In recent years dinosaurs have captured the attention of the public at an unprecedented scale. At the heart of this resurgence in popular interest is an increased level of research activity, much of which is innovative in the field of palaeontology. For instance, whereas earlier palaeontological studies emphasized basic morphologic description and taxonomic classification, modern studies attempt to examine the role and nature of dinosaurs as living animals. More than ever before, we understand how these extinct species functioned, behaved, interacted with each other and the environment, and evolved. Nevertheless, these studies rely on certain basic building blocks of knowledge, including facts about dinosaur anatomy and taxonomic relationships. One of the purposes of Dinosaur Systematics is to unravel some of the problems surrounding dinosaur systematics and to increase our understanding of dinosaurs as a biological species. Dinosaur Systematics presents a current overview of dinosaur systematics using various examples to explore what is a species in a dinosaur, what separates genders in dinosaurs, what morphological changes occur with maturation of a species, and what morphological variations occur within a species.
List of contributors
Foreword: Charles Mortran Sternberg and the Alberta Dinosaurs L. S. Russell
1. Introduction: On systematics and morphological variation K. Carpenter and P. J. Currie
Part I. Methods: Clades and grades in ornithischian systematics P. A. Sereno
2. Shape analysis in the study of dinosaur morphology R. E. Chapman
Part II. Sauropodomorpha: Morphometric study of Plateosaurus from Trossingen D. B. Weishampel and R. E. Chapman
3. Species determination in Sauropod Dinosaurs with tentative suggestions for their classification J. S. McIntosh
Part III. Theropods: Variation in theory and in theropods R. E. Molnar
Variation in Coelophysis bauri E. H. Colbert
4. Morphological variation in small theropods and its meaning in systematics: evidence from Syntarsus rhodesiensis of the Early Jurassic M. A. Raath
5. Therapod teeth from the Judith River Formation of southern Alberta, Canada P. J. Currie, J. K. Rigby and R. E. Sloan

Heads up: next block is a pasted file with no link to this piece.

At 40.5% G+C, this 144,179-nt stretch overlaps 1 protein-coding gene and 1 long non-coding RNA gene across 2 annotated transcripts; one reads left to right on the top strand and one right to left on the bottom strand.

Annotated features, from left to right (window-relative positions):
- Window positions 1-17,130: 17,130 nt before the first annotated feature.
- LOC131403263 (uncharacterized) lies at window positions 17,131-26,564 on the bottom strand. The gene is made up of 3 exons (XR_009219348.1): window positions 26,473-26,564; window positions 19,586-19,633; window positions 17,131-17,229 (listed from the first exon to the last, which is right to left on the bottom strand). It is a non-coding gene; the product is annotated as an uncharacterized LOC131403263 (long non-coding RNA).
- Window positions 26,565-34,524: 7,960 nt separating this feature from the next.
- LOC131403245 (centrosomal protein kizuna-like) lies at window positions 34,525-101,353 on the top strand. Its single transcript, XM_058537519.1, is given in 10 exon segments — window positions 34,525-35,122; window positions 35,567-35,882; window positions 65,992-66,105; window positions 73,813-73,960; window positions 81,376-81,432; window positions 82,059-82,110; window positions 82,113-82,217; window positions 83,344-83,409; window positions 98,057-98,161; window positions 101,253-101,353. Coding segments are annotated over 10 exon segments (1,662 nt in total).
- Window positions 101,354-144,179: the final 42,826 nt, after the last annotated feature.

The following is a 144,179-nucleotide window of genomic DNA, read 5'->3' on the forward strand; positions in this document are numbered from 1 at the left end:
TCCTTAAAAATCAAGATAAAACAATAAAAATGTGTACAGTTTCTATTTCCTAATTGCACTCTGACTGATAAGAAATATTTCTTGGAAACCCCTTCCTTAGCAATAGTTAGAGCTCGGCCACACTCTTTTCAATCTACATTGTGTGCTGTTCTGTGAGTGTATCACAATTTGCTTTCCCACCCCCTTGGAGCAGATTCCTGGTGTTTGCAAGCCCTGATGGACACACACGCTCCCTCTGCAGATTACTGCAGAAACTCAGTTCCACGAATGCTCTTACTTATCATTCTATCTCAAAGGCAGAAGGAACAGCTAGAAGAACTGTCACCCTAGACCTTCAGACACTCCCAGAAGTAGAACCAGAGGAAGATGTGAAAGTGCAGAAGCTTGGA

6. The systematic position of Baryonyx walkeri A. J. Charig and A. C. Milner
7. Variation in Tyrannosaurus rex K. Carpenter
Part IV. Footprints: A name for the trace of an act: approaches to the nomenclature and classification of fossil vertebrate footprints W. A. S. Sarjeant
Part V. Summary and Prospectus: P. J. Currie and K. Carpenter.
"[...] presents a diverse array of original research on numerous dinosaur taxa, provides an excellent source of references, and is abundantly illustrated [...] succeeds in 'developing a better understanding of dinosaurs as biological species' (p. 309) and provides solid empirical evidence for ontogenetic and dimorphic variation in a broad range of dinosaurs."
- Sandra J. Carlson, GSA Today
" [...] contains many stimulating contributions and some of them (e.g. Chapter 18) are the best examples of the [...] palaeontological problems and frustrations [...] should be accessible at any reference library."
- Makoto Manabe, Geological Magazine
" [...] does contain a number of useful contributions to dinosaurian systematics that will be of interest to every serious student of this topic. It should encourage all researchers to pay more attention to the historically neglected problem of morphological variation in non-avian dinosaurs and to adopt explicitly cladistic approaches for sorting our dinosaurian interrelationships."
- Hans-Dieter Sues, American Paleontologist
" [...] a collection of papers on all aspects of dinosaur reproduction and development for the professional reader and advanced student [...] this long-awaited book sets out to review and summarize today's knowledge of one of the most exciting areas of dinosaur studies [...] The work is an essential addition to the dinosaur literature and is the only compact reference work covering reproductive biology."
- Nature, July, 1994